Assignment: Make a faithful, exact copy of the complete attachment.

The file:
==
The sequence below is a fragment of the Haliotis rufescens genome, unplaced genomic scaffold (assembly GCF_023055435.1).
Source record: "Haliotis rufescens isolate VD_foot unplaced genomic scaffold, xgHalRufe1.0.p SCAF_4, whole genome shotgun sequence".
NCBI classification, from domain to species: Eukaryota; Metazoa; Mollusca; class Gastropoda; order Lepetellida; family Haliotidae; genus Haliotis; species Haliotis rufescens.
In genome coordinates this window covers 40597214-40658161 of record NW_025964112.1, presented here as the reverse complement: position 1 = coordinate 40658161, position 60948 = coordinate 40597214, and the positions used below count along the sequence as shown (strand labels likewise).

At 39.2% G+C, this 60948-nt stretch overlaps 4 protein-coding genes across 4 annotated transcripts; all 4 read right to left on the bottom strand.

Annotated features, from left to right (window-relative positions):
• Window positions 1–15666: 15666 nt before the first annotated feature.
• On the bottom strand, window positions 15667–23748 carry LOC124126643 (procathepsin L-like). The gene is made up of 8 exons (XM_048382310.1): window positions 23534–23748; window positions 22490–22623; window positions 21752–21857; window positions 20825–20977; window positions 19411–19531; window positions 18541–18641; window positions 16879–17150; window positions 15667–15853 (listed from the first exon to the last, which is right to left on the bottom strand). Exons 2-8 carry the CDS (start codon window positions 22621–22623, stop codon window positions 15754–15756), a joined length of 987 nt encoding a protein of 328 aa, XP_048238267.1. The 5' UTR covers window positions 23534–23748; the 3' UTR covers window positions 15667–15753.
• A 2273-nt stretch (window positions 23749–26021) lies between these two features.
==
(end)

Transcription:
The sequence below is a fragment of the Haliotis rufescens genome, unplaced genomic scaffold (assembly GCF_023055435.1).
Source record: "Haliotis rufescens isolate VD_foot unplaced genomic scaffold, xgHalRufe1.0.p SCAF_4, whole genome shotgun sequence".
NCBI classification, from domain to species: Eukaryota; Metazoa; Mollusca; class Gastropoda; order Lepetellida; family Haliotidae; genus Haliotis; species Haliotis rufescens.
In genome coordinates this window covers 40597214-40658161 of record NW_025964112.1, presented here as the reverse complement: position 1 = coordinate 40658161, position 60948 = coordinate 40597214, and the positions used below count along the sequence as shown (strand labels likewise).

At 39.2% G+C, this 60948-nt stretch overlaps 4 protein-coding genes across 4 annotated transcripts; all 4 read right to left on the bottom strand.

Annotated features, from left to right (window-relative positions):
• Window positions 1–15666: 15666 nt before the first annotated feature.
• On the bottom strand, window positions 15667–23748 carry LOC124126643 (procathepsin L-like). The gene is made up of 8 exons (XM_048382310.1): window positions 23534–23748; window positions 22490–22623; window positions 21752–21857; window positions 20825–20977; window positions 19411–19531; window positions 18541–18641; window positions 16879–17150; window positions 15667–15853 (listed from the first exon to the last, which is right to left on the bottom strand). Exons 2-8 carry the CDS (start codon window positions 22621–22623, stop codon window positions 15754–15756), a joined length of 987 nt encoding a protein of 328 aa, XP_048238267.1. The 5' UTR covers window positions 23534–23748; the 3' UTR covers window positions 15667–15753.
• A 2273-nt stretch (window positions 23749–26021) lies between these two features.